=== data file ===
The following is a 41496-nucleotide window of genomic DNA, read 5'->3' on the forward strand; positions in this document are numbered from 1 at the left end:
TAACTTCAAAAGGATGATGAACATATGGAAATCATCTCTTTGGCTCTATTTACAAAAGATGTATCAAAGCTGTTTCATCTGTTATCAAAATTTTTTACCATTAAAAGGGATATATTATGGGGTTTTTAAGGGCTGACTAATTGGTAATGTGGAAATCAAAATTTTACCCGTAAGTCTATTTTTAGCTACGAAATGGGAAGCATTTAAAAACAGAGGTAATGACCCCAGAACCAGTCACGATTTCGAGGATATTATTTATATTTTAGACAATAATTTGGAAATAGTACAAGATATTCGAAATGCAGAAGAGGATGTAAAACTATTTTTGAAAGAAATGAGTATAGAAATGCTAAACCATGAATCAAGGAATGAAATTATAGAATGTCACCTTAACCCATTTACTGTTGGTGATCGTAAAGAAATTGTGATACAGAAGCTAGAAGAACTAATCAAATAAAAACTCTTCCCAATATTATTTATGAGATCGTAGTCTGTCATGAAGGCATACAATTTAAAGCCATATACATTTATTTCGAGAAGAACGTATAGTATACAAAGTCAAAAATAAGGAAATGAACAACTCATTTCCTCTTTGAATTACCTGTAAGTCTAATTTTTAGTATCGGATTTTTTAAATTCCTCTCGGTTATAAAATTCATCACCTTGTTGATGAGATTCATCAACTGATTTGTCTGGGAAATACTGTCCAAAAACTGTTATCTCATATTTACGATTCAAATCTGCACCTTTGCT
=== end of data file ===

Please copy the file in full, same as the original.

The following is a 41496-nucleotide window of genomic DNA, read 5'->3' on the forward strand; positions in this document are numbered from 1 at the left end:
TAACTTCAAAAGGATGATGAACATATGGAAATCATCTCTTTGGCTCTATTTACAAAAGATGTATCAAAGCTGTTTCATCTGTTATCAAAATTTTTTACCATTAAAAGGGATATATTATGGGGTTTTTAAGGGCTGACTAATTGGTAATGTGGAAATCAAAATTTTACCCGTAAGTCTATTTTTAGCTACGAAATGGGAAGCATTTAAAAACAGAGGTAATGACCCCAGAACCAGTCACGATTTCGAGGATATTATTTATATTTTAGACAATAATTTGGAAATAGTACAAGATATTCGAAATGCAGAAGAGGATGTAAAACTATTTTTGAAAGAAATGAGTATAGAAATGCTAAACCATGAATCAAGGAATGAAATTATAGAATGTCACCTTAACCCATTTACTGTTGGTGATCGTAAAGAAATTGTGATACAGAAGCTAGAAGAACTAATCAAATAAAAACTCTTCCCAATATTATTTATGAGATCGTAGTCTGTCATGAAGGCATACAATTTAAAGCCATATACATTTATTTCGAGAAGAACGTATAGTATACAAAGTCAAAAATAAGGAAATGAACAACTCATTTCCTCTTTGAATTACCTGTAAGTCTAATTTTTAGTATCGGATTTTTTAAATTCCTCTCGGTTATAAAATTCATCACCTTGTTGATGAGATTCATCAACTGATTTGTCTGGGAAATACTGTCCAAAAACTGTTATCTCATATTTACGATTCAAATCTGCACCTTTGCT